Then it happened. A woman showed up with four young girls (I’m guessing they were around age 8). They looked our way, which was fine. Except Caleb yelled out in his distinctive voice, “Hi!” Caleb is the most social person I’ve ever met on the autism spectrum. I gave a small wave. But not one of these five people said hi or waved back. I’m probably reading too much into it, but 18 years of experience makes me think that they heard his odd voice, knew he was different and, like so many people, act like Caleb’s challenges are contagious so they avoid him completely.
I don’t know what made me think this, but I somehow knew that the woman was going to use the exercise room that is adjacent to the pool. It’s behind glass walls. And I knew she was going to let those girls swim while she was so far away. I both envy and resent people who let their kids swim unattended or climb rock walls or play on playgrounds. None of those are options for us because Caleb needs constant, unwavering watching. The few times I have ever taken my eyes off of Caleb for one literal minute, he has broken his wrist, fallen and broken the braces off of his teeth or fallen on concrete and landed on his forehead. However, as a former lifeguard, I can’t turn off my instinct to watch everyone in a pool.
The woman said to the group of young girls, “You stay in the shallow end so I can see you.” I’m fairly certain she wasn’t implying that I should watch them, but it did seem irresponsible to me that she would leave them basically unattended in a pool. It’s happened before, at therapy sessions or other pool times where people just assume any other adult will keep an eye on their kid. I can’t take my eyes off Caleb so this wasn’t going to happen. Further, without an adult monitoring the kids, the kids were more likely to say something to Caleb or start laughing and pointing.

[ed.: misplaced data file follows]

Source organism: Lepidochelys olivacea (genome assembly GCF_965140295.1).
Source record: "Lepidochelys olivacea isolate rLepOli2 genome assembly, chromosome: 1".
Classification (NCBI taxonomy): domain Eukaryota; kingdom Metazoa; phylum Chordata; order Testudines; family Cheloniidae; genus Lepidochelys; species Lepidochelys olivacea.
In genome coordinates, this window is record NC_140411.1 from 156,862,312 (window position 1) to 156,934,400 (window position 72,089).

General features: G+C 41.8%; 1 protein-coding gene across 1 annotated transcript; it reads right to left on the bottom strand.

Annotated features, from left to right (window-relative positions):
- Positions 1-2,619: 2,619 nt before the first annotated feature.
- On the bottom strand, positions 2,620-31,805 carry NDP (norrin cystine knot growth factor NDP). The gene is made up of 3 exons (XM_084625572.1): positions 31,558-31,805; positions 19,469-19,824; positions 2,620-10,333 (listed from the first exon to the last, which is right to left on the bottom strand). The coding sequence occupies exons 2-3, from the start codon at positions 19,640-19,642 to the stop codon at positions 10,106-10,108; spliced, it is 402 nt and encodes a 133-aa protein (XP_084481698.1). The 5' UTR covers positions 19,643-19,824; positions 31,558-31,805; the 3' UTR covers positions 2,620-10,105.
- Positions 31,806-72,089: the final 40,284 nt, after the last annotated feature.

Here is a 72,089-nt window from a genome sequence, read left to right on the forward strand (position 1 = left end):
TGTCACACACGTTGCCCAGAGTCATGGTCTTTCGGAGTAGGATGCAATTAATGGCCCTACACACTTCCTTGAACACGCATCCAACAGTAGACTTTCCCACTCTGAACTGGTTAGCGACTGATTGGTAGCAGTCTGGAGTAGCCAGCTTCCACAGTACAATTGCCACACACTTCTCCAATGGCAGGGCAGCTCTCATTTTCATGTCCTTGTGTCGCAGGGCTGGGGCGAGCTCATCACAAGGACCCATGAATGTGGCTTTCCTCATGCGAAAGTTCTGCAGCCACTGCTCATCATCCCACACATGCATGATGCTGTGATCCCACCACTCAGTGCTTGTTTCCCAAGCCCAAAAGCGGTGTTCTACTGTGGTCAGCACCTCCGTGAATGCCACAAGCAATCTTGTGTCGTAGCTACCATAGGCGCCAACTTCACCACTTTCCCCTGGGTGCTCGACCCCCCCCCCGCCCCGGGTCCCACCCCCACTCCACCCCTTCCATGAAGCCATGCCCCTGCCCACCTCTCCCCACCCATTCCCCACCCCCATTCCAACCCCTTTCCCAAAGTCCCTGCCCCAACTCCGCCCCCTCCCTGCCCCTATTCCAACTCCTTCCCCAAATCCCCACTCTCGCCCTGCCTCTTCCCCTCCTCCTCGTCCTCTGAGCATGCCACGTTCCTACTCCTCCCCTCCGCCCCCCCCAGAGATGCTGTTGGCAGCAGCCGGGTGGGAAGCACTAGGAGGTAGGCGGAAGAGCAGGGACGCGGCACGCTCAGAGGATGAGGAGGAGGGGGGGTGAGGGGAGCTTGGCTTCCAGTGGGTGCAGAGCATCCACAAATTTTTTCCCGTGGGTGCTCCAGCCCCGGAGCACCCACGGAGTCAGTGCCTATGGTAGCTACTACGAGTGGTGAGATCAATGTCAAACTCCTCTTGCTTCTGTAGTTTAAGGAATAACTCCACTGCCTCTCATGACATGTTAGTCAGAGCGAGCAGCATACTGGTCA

So we left.
Life at home is very difficult in the summer. I was on the phone with one of my best friends yesterday and Caleb came down four times asking if he could have the car brochure that he was holding for his birthday. This happens an average of about 123 times a day. It’s maddening, but I need to say, in my calmest voice, that he already owns the thing he is holding in his hand.
Another question he asks multiple times during the day is if his regular rubber ducks would be sad if he got a new rubber duck. I have to tell him, repeatedly, that yes, they would be upset. If I absentmindedly say we can get a new one, he lets me know this was the wrong answer and the whole process starts over. Failure to give the correct answer spikes the poor kid’s anxiety so the questions are quadrupled.
I adore my son. I’ve always said that if he had to be born with so many challenges that I am beyond grateful that I get to be his mom. I do my best to keep his life happy and calm and as predictable as possible because that lessens the anxiety that rules his world.
I was really trying to be content today. The one positive thing we had going for us today was that time in the pool, and it was cut in half. Now we’re back in our oddly dark home and I’m on deck for endless questioning.
So here’s my question for everyone reading this: what do you do to find contentment when it’s as difficult as trying to finish a dream that you woke up in the middle of?